UK’s leading enfranchisement specialist decries government action as ‘incredibly weak’ and urges leaseholders to know their rights
Leaseholders are being urged to know their rights and defend themselves against ‘underhand tactics’.
In the wake of the leasehold scandal, Leasehold Solutions is holding a public information event in Leeds on February 27 to allow homeowners to ‘take back control’.
The company has long been an outspoken advocate for leaseholder rights and has criticised the government for failing to act strongly enough.
Managing director Louie Burns said: "Leasehold is a complex area and it can be very difficult for owners of flats and leasehold houses to get access to the information they need to defend themselves.
“That's why we're bringing the Leasehold Roadshow to Leeds, to provide these property owners with free, impartial legal and valuation advice to help them take back control of their property.”
“We see many cases where flat owners get exploited by unscrupulous freeholders, who raise their ground rent and service charges, or offer them informal lease extensions, where flat owners end up with no legal protection whatsoever,” said Mr Burns.
“The only way flat owners can defend themselves against these underhand tactics, and spend less money in the process, is to fully understand their rights as leaseholders.”
The leasehold scandal hit the headlines last summer as campaigners said around 100,000 people were trapped in contracts with developers and facing spiralling costs.
While leasehold properties have existed for centuries, the problem escalated when developers started to insert clauses with far higher ground rents than in the past which also double every 10 years.
This means leaseholders, often first-time buyers, could be left with costs spiralling to unmanageable levels and unsellable properties.
In July 2017 the government announced a consultation on plans to ban the sale of new leasehold homes and scrap ground rents. In December, a series of measures were announced to ‘cut out unfair and abusive practices’.
They included a ban on ‘almost all’ new build houses and changes to ensure ground rents on new long leases, for both houses and flats, are set to zero.
Speaking at the time, communities secretary Sajid Javid said: “It’s unacceptable for home buyers to be exploited through unnecessary leaseholds, unjustifiable charges and onerous ground rent terms.
“That’s why the measures this government is now putting in place will help create a system that actually works for consumers.”
However, the final measures announced were described as ‘incredibly weak’ by Leasehold Solutions.
“Of course, we would welcome any reforms that actually make the leasehold system fairer for the millions of homeowners in England and Wales caught in the web of paying extortionate ground rents, onerous service charges and lease extensions,” said Mr Burns.
“However, the measures announced by the government are incredibly weak.
“While the offer to abolish ground rents for new leases seems an attractive offer, it actually leaves existing leaseholders in a worse position because it will create a two-tier market, making new build properties with zero ground rents more attractive, and leaving existing leaseholders with less chance to sell their homes, as ground rents will still apply to their properties.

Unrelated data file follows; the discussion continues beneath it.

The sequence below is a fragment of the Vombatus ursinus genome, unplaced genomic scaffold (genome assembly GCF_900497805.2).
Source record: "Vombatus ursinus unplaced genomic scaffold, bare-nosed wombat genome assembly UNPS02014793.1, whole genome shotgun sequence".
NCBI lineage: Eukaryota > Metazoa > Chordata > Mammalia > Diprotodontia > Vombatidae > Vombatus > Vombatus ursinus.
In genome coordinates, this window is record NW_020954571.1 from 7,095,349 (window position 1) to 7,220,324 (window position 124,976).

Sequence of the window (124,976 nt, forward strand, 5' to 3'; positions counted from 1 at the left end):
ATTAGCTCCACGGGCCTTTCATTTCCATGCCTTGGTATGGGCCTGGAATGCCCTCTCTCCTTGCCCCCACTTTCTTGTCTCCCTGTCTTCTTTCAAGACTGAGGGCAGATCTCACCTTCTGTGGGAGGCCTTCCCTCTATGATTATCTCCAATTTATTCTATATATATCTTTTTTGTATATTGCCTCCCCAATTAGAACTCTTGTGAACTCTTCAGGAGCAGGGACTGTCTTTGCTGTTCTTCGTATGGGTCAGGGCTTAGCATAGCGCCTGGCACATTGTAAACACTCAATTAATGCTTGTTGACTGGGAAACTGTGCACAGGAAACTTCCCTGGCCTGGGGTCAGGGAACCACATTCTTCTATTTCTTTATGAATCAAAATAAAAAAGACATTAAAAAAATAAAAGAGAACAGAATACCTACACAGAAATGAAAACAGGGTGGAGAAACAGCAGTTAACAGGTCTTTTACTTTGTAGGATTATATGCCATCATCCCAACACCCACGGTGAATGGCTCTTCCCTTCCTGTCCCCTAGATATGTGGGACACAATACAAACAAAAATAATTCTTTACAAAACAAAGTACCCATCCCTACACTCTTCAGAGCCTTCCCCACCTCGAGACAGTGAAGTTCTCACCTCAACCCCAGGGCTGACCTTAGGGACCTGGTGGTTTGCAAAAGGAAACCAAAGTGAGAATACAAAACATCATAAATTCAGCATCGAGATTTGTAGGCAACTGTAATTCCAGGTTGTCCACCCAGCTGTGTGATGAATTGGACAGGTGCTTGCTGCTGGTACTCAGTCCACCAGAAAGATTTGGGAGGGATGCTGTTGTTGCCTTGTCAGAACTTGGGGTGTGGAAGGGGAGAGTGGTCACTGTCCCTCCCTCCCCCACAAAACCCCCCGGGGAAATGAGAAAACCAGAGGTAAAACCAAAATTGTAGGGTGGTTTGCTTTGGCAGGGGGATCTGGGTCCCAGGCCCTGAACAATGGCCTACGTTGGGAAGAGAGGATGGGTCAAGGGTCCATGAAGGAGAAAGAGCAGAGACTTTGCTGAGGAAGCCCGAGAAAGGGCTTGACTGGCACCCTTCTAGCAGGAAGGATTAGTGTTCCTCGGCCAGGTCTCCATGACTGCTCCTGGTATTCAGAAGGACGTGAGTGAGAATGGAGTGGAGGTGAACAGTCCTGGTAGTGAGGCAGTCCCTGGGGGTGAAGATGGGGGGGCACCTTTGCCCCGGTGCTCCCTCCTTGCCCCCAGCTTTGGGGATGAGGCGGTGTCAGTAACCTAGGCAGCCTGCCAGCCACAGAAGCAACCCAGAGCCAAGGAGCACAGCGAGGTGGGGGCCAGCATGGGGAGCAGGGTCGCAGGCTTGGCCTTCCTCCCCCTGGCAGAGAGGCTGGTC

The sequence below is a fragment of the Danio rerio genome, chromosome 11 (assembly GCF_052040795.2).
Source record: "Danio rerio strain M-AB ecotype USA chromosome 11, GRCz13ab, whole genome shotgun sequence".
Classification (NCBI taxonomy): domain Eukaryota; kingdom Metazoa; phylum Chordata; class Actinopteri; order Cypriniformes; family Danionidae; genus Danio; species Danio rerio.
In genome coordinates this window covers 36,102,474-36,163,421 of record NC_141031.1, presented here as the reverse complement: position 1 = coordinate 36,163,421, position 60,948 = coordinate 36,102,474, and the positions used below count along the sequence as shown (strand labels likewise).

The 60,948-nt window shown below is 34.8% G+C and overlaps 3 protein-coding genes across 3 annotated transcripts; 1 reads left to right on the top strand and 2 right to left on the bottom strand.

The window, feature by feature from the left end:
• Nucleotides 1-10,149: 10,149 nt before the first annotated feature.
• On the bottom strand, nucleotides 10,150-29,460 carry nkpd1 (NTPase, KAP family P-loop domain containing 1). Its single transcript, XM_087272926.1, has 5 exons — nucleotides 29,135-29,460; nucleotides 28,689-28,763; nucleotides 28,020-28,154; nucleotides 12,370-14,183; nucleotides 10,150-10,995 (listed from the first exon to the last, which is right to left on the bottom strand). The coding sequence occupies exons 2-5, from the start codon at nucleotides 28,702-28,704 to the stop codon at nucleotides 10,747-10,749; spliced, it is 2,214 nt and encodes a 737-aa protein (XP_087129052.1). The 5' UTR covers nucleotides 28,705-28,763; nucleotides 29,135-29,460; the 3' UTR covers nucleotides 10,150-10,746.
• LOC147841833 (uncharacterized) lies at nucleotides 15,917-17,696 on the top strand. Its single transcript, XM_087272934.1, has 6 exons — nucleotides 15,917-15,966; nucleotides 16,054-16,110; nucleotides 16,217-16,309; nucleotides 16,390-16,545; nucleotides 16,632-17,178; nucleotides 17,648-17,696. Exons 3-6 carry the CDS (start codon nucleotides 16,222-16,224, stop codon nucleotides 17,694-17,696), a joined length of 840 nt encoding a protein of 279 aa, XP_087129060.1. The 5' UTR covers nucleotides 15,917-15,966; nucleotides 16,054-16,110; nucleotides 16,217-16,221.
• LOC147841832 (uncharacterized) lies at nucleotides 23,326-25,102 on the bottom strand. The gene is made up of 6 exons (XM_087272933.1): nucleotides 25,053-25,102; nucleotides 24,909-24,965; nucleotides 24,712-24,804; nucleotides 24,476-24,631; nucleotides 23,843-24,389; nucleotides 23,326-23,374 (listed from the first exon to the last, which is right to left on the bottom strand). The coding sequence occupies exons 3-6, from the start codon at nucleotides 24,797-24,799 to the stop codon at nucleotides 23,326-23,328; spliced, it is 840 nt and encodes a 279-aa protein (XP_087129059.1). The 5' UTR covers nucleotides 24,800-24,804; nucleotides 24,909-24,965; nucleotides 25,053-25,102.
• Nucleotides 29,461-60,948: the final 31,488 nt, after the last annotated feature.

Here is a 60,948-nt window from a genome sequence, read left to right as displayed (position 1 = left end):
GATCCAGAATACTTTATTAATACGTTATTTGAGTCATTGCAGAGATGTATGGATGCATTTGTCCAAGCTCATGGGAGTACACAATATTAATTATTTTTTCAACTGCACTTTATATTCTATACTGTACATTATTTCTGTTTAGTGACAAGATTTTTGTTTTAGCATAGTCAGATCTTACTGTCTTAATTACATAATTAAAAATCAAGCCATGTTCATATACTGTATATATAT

“Essentially developers have got off scot-free and, as usual, existing leaseholders will suffer the harshest consequences.”
Mr Burns has also called on the government to rescue the ‘forgotten casualties’ of the doubling ground rent scandal by tackling ‘informal’ lease extensions already undertaken for by some leasehold owners.
“The implications of doubling ground rents from informal deals on leasehold flats are a huge scandal on a much greater scale than leasehold houses,” he said.
“However, the scandal of informal deals has received virtually no media nor political attention and many flat owners remain completely unaware of the trap they are falling into.
“Hundreds of thousands of flat owners in England and Wales have already been affected.
“I estimate up to 50 per cent of all lease extensions carried out over the past 25 years have been via informal deals.”
Owners of leasehold flats have a legal right to extend their lease by an additional 90 years and to reduce the ground rent to zero.
Once the extension is complete, this strips out any future income from ground rents and lease extensions for the freeholder. Therefore, to protect their future income, freeholders often offer leaseholders ‘informal’ deals. However, these often only extend the lease to 99 or 125 years rather than by 90 years.
“Worse still, they often include onerous ground rents which can be £500 per year linked to an aggressive accelerator, for example doubling every 10 years,” said Mr Burns.
“This is evil genius by freeholders, as in less than 20 years the flat owner will once again need to extend their lease, except that then the onerous ground rent means the flat owner agreed in the informal deal will have to pay considerably more for the extension.”
Mr Burns is urging anyone who has concerns about their leasehold – whether it is a new build home or flat – to attend the public information event in Leeds.
To register visit http://bit.ly/2DBDQk9.
The Leasehold Roadshow will be held at Leeds Mercure from 10am to 6pm on Tuesday, February 27.
It will include one-to-one sessions and seminars designed to inform leaseholders about their rights.